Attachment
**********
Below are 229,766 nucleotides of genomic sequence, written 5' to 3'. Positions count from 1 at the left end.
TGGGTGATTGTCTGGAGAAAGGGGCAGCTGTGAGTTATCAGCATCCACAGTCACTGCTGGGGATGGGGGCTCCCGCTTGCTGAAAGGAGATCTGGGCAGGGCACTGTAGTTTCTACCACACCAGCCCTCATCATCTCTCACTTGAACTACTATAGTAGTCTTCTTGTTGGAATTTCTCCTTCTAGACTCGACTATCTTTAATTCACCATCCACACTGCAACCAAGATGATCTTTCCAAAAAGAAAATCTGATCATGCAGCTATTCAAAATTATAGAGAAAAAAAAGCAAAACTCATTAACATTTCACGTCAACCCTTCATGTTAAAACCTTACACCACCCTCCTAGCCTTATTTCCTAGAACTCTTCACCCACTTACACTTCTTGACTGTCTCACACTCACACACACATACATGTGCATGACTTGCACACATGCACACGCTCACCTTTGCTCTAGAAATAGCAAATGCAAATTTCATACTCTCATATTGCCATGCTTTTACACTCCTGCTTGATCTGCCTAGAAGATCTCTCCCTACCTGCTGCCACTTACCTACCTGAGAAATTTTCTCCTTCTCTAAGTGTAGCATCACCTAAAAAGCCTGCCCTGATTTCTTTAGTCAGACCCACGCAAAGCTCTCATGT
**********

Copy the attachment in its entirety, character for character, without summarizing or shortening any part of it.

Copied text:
Below are 229,766 nucleotides of genomic sequence, written 5' to 3'. Positions count from 1 at the left end.
TGGGTGATTGTCTGGAGAAAGGGGCAGCTGTGAGTTATCAGCATCCACAGTCACTGCTGGGGATGGGGGCTCCCGCTTGCTGAAAGGAGATCTGGGCAGGGCACTGTAGTTTCTACCACACCAGCCCTCATCATCTCTCACTTGAACTACTATAGTAGTCTTCTTGTTGGAATTTCTCCTTCTAGACTCGACTATCTTTAATTCACCATCCACACTGCAACCAAGATGATCTTTCCAAAAAGAAAATCTGATCATGCAGCTATTCAAAATTATAGAGAAAAAAAAGCAAAACTCATTAACATTTCACGTCAACCCTTCATGTTAAAACCTTACACCACCCTCCTAGCCTTATTTCCTAGAACTCTTCACCCACTTACACTTCTTGACTGTCTCACACTCACACACACATACATGTGCATGACTTGCACACATGCACACGCTCACCTTTGCTCTAGAAATAGCAAATGCAAATTTCATACTCTCATATTGCCATGCTTTTACACTCCTGCTTGATCTGCCTAGAAGATCTCTCCCTACCTGCTGCCACTTACCTACCTGAGAAATTTTCTCCTTCTCTAAGTGTAGCATCACCTAAAAAGCCTGCCCTGATTTCTTTAGTCAGACCCACGCAAAGCTCTCATGT